14. Limit social media and COVID conversation, especially around children. One can find tons of information on COVID-19 to consume, and it changes minute to minute. The information is often sensationalized, negatively skewed, and alarmist. Find a few trusted sources that you can check in with consistently, limit it to a few times a day, and set a time limit for yourself on how much you consume (again 30 minutes tops, 2-3 times daily). Keep news and alarming conversations out of earshot from children—they see and hear everything, and can become very frightened by what they hear.

15. Notice the good in the world, the helpers. There is a lot of scary, negative, and overwhelming information to take in regarding this pandemic. There are also a ton of stories of people sacrificing, donating, and supporting one another in miraculous ways. It is important to counter-balance the heavy information with the hopeful information.

16. Help others. Find ways, big and small, to give back to others.

17. Find something you can control, and control the heck out of it. In moments of big uncertainty and overwhelm, control your little corner of the world. Organize your bookshelf, purge your closet, put together that furniture, group your toys. It helps to anchor and ground us when the bigger things are chaotic.

18. Find a long-term project to dive into. Now is the time to learn how to play the keyboard, put together a huge jigsaw puzzle, start a 15 hour game of Risk, paint a picture, read the Harry Potter series, binge watch an 8-season show, crochet a blanket, solve a Rubix cube, or develop a new town in Animal Crossing. Find something that will keep you busy, distracted, and engaged to take breaks from what is going on in the outside world.

19. Engage in repetitive movements and left-right movements. Research has shown that repetitive movement (knitting, coloring, painting, clay sculpting, jump roping etc) especially left-right movement (running, drumming, skating, hopping) can be effective at self-soothing and maintaining self-regulation in moments of distress.

20. Find an expressive art and go for it. Our emotional brain is very receptive to the creative arts, and it is a direct portal for release of feeling. Find something that is creative (sculpting, drawing, dancing, music, singing, playing) and give it your all. See how relieved you can feel. It is a very effective way of helping kids to emote and communicate as well!

21. Find lightness and humor in each day. There is a lot to be worried about, and with good reason. Counterbalance this heaviness with something funny each day: cat videos on YouTube, a stand-up show on Netflix, a funny movie—we all need a little comedic relief in our day, every day.


22. Reach out for help—MOBIEG LIVE CHAT is there for you. If you have a therapist or psychiatrist, they are available to you, even at a distance. Keep up your medications and your therapy sessions the best you can. If you are having difficulty coping, seek out help for the first time. There are mental health people on the ready to help you through this crisis. Your children’s teachers and related service providers will do anything within their power to help, especially for those parents tasked with the difficult task of being a whole treatment team to their child with special challenges. Seek support groups of fellow home-schoolers, parents, and neighbors to feel connected. There is help and support out there, any time of the day—although we are physically distant, we can always connect virtually.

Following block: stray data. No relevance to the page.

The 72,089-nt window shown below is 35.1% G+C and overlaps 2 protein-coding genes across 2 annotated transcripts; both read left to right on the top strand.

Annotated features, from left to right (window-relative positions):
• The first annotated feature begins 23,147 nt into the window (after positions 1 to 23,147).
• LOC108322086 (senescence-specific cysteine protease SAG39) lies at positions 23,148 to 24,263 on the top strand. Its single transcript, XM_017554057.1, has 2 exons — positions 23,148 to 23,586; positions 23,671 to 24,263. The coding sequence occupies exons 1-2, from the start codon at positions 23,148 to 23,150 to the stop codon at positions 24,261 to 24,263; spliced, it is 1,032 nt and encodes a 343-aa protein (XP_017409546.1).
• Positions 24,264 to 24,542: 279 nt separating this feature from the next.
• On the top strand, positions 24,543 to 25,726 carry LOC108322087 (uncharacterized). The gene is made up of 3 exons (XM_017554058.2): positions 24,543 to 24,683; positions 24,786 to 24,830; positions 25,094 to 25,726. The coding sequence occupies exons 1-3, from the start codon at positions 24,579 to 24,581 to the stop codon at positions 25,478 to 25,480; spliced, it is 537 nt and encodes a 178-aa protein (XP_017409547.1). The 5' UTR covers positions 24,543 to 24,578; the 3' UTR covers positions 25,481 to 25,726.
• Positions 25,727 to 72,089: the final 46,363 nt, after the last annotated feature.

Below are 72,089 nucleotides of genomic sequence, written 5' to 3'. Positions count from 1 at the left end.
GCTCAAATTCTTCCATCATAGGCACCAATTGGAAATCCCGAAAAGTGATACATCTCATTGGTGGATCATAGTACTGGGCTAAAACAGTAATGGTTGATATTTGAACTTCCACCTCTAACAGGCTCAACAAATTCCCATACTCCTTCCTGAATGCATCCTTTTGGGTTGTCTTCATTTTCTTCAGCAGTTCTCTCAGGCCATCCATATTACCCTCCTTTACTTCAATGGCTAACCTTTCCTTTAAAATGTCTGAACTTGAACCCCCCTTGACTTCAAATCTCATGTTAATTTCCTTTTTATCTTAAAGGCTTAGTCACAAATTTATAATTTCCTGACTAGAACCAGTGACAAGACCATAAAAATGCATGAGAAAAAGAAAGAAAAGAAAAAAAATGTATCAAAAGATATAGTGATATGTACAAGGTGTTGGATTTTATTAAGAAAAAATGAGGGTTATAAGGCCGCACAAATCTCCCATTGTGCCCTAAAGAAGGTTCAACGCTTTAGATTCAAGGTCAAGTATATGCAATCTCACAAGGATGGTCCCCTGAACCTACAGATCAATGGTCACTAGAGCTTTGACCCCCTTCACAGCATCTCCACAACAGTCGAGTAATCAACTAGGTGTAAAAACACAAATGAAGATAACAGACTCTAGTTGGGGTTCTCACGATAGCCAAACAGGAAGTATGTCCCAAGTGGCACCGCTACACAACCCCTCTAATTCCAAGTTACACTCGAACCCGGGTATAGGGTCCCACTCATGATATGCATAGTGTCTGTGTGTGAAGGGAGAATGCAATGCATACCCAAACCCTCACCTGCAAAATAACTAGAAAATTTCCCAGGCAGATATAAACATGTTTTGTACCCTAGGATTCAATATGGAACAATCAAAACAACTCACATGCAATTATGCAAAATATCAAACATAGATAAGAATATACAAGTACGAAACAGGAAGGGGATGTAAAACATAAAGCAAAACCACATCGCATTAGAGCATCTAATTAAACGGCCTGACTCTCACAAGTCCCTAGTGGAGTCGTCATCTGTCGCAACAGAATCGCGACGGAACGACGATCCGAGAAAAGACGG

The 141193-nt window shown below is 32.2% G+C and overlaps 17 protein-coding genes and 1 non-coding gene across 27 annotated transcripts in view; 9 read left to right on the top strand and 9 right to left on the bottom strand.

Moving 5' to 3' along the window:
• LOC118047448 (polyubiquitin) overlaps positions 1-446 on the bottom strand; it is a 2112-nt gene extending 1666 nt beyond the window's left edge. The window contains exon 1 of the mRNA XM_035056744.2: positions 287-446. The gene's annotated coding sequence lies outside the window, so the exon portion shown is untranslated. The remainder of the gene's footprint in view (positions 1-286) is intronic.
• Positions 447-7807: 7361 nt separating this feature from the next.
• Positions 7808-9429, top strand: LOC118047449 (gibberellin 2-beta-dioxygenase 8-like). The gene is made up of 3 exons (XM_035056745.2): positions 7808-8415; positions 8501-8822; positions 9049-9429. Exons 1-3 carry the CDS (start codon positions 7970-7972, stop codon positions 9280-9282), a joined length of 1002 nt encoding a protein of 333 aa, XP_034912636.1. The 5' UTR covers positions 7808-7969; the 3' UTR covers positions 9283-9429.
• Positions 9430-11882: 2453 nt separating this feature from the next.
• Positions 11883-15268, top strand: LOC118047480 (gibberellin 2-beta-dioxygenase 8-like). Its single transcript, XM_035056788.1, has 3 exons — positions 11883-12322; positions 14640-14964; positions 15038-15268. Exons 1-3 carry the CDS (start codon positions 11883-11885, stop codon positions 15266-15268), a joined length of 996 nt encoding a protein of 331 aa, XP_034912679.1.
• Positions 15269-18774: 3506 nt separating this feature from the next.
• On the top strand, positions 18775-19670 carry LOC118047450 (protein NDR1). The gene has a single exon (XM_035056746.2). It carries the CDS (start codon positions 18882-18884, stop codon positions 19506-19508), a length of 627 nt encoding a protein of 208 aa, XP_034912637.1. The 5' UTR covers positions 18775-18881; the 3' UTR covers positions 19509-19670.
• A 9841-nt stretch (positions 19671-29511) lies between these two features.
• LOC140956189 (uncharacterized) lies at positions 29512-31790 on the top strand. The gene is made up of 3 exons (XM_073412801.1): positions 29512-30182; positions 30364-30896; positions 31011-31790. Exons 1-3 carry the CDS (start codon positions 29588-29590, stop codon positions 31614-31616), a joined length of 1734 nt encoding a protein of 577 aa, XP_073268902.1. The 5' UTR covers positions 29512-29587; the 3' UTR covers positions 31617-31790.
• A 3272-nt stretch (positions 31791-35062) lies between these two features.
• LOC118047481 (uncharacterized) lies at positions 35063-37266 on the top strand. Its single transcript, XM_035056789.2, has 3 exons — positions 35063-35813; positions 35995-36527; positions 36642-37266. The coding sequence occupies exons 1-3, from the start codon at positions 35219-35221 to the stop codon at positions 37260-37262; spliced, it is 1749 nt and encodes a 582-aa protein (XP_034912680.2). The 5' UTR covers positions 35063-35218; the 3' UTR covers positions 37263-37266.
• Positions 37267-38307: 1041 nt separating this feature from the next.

23. “Chunk” your quarantine, take it moment by moment. We have no road map for this. We don’t know what this will look like in 1 day, 1 week, or 1 month from now. Often, when I work with patients who have anxiety around overwhelming issues, I suggest that they engage in a strategy called “chunking”—focusing on whatever bite-sized piece of a challenge that feels manageable. Whether that be 5 minutes, a day, or a week at a time—find what feels doable for you, and set a time stamp for how far ahead in the future you will let yourself worry. Take each chunk one at a time, and move through stress in pieces.

24. Remind yourself daily that this is temporary. It seems in the midst of this quarantine that it will never end. It is terrifying to think of the road stretching ahead of us. Please take time to remind yourself that although this is very scary and difficult, and will go on for an undetermined amount of time, it is a season of life and it will pass. We will return to feeing free, safe, busy, and connected in the days ahead.

25. Find the lesson. This whole crisis can seem sad, senseless, and at times, avoidable. When psychologists work with trauma, a key feature to helping someone work through said trauma is to help them find their agency, the potential positive outcomes they can effect, the meaning and construction that can come out of destruction. What can each of us learn here, in big and small ways, from this crisis? What needs to change in ourselves, our homes, our communities, our nation, and our world?

© 2020 Dr. Eileen Feliciano. PsyD, Clinical Psychologist in Brooklyn, New York

MOBIEG thank Eileen for her generous permission that allows us to use her article to help people in South Africa.  We appreciate your input!

Eileen Feliciano
NYS Certified School Psychologist
NYS Licensed Psychologist